The rise and rise of the satnav has left young people without a once essential driving skill - map reading. According to a new survey, four out of five young drivers are unable to read a map, relying instead on digital navigation.
In the poll of 2,000 drivers found that 80 per cent of 18 to 30-year-olds were unable to find their way without electronic help, and almost two out of three confessed they preferred to use satnav on a journey.
By comparison, 53 per cent of over-60s were still happy to use a conventional map.
And it's not just women who are dependent on navigation help - 59 per cent of men admitted they would struggle without their trusty satnav, along with 69 per cent of women.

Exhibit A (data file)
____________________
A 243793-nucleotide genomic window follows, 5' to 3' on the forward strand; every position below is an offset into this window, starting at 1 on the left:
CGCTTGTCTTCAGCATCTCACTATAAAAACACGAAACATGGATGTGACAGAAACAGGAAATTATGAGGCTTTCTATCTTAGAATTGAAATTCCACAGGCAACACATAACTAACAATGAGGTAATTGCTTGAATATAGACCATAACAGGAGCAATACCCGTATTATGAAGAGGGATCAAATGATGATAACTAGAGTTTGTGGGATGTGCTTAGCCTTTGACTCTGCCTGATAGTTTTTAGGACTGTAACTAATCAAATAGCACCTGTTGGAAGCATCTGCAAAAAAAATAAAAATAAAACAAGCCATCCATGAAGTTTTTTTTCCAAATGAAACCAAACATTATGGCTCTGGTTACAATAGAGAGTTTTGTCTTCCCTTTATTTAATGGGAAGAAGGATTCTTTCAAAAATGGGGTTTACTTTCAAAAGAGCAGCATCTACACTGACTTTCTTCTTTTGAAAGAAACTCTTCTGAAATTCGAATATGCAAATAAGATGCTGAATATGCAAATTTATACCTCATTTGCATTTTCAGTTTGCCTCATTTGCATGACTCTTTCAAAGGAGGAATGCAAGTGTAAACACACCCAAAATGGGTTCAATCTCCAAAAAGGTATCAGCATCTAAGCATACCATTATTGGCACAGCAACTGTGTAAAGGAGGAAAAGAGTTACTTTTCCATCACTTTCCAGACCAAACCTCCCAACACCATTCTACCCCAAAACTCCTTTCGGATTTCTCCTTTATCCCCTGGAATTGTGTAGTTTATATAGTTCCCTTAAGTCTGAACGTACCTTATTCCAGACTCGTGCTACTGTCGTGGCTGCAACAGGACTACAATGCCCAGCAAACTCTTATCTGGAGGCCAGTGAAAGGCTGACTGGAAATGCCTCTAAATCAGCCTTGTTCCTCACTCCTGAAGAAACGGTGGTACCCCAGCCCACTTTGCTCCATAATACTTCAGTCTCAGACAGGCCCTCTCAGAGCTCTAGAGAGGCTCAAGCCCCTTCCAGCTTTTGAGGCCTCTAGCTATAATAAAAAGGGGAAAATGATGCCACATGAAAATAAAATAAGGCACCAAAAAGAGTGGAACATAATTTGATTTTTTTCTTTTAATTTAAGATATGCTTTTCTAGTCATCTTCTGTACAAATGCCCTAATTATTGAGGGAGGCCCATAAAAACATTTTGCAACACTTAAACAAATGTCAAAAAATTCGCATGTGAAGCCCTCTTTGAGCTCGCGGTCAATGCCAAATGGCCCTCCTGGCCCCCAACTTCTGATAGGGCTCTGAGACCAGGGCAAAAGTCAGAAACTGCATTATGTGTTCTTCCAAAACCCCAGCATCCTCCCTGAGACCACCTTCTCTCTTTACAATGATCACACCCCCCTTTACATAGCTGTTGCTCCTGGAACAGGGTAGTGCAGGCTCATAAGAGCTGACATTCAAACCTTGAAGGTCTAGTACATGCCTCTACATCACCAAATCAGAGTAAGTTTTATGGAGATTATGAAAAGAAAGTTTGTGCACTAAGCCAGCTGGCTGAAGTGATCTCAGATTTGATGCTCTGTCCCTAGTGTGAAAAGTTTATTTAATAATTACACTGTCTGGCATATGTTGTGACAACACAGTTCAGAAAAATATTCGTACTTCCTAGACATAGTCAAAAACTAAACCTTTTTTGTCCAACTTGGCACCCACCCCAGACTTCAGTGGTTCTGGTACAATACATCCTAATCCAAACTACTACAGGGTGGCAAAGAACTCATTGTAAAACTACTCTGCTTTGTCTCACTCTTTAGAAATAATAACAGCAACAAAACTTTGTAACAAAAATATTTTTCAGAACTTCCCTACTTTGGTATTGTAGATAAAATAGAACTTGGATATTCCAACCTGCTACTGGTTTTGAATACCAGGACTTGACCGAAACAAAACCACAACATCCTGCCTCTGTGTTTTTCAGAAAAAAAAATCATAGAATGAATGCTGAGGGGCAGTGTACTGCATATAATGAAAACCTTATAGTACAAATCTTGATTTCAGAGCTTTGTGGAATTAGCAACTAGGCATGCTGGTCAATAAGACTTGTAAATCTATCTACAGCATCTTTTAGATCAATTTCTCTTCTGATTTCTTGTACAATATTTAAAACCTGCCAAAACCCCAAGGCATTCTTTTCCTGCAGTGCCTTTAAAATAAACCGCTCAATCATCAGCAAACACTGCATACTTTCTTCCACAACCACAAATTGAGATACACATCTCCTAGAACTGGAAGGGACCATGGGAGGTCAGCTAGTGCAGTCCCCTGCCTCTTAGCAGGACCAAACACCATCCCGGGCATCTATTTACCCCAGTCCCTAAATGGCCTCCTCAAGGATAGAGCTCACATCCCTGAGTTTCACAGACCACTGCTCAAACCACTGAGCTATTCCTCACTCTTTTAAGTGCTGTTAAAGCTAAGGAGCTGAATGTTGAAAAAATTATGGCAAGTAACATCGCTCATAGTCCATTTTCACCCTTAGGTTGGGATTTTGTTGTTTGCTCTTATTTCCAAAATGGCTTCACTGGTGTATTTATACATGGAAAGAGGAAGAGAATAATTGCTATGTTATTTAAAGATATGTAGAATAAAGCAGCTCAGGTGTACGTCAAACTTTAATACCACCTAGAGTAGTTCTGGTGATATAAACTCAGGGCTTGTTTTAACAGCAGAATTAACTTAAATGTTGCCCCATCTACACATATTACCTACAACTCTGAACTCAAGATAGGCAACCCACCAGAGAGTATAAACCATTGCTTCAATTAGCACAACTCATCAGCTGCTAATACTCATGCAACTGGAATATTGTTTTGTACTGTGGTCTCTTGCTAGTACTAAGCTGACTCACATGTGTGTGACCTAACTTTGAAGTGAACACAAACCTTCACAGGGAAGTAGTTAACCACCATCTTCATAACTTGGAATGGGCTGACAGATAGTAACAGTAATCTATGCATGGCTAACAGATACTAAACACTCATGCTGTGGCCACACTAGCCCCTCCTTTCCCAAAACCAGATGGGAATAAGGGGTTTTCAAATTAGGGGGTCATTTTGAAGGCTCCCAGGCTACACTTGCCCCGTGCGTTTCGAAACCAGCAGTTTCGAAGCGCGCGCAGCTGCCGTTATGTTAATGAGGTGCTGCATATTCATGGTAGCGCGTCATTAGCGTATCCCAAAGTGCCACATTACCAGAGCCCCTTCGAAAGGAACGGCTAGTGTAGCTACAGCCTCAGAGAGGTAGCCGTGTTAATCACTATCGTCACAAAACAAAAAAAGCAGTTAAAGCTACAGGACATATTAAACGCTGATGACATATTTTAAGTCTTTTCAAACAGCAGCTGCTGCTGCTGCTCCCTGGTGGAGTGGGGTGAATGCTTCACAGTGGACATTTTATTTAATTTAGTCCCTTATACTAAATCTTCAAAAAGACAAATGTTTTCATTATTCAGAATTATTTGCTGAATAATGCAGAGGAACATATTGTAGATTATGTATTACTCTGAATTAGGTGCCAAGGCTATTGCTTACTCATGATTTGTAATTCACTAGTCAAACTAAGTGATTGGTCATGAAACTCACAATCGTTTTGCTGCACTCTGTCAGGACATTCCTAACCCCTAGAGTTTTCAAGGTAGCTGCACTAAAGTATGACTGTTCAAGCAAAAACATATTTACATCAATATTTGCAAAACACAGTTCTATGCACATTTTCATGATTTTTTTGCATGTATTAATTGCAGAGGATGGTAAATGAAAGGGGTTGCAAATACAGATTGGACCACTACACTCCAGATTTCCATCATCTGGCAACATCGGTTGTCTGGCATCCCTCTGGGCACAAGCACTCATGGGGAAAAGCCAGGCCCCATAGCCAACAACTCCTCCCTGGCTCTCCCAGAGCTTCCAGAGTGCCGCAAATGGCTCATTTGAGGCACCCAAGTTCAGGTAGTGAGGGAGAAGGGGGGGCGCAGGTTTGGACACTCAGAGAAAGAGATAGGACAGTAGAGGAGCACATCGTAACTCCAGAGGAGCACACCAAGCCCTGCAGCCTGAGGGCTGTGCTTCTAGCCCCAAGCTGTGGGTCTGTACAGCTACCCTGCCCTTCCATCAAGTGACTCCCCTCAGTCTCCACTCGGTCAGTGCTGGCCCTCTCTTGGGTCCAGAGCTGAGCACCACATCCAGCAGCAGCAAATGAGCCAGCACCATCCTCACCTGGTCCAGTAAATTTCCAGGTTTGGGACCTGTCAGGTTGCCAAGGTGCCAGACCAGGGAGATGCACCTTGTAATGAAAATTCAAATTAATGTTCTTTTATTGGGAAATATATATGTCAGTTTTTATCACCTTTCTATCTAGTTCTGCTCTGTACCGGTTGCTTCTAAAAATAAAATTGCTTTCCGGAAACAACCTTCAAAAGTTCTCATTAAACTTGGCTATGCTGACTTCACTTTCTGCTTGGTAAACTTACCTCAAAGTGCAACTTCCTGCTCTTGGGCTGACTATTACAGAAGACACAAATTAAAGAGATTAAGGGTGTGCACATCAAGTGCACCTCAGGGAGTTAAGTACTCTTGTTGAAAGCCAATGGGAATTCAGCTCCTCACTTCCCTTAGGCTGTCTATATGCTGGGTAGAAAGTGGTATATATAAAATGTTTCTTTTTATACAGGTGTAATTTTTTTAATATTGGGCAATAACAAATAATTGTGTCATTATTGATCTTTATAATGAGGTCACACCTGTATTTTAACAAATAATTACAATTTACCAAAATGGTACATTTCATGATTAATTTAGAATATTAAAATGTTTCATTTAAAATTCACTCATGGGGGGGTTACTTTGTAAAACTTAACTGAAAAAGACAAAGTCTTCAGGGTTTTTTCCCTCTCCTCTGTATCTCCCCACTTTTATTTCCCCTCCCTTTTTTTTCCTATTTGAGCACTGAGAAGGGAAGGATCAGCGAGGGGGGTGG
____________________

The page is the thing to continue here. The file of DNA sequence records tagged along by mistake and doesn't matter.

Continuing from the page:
Though 83 per cent of those surveyed said they owned a road map, only one third kept one in the car.
Steve Barnes from NetVoucherCodes.co.uk, which carried out the poll, told the Daily Mail: "Our over reliance on satnavs is worrying as they are not always correct 100 per cent of the time.
"Map reading is a valuable skill and one which should not be lost especially amongst our younger generations. We have to remember that technology cannot be counted on all of the time."
The results of the survey come hot on the heels on news of 67-year-old Belgian woman Sabine Moreau, who set out to Brussels train station 38 miles from her home, and, following instruction from her satnav system, ended up 900 miles away in Zagreb, Croatia.
What do you think? Is it inevitable that map reading as a skill will die out, and should young drivers be taught the basics? Leave your comments below...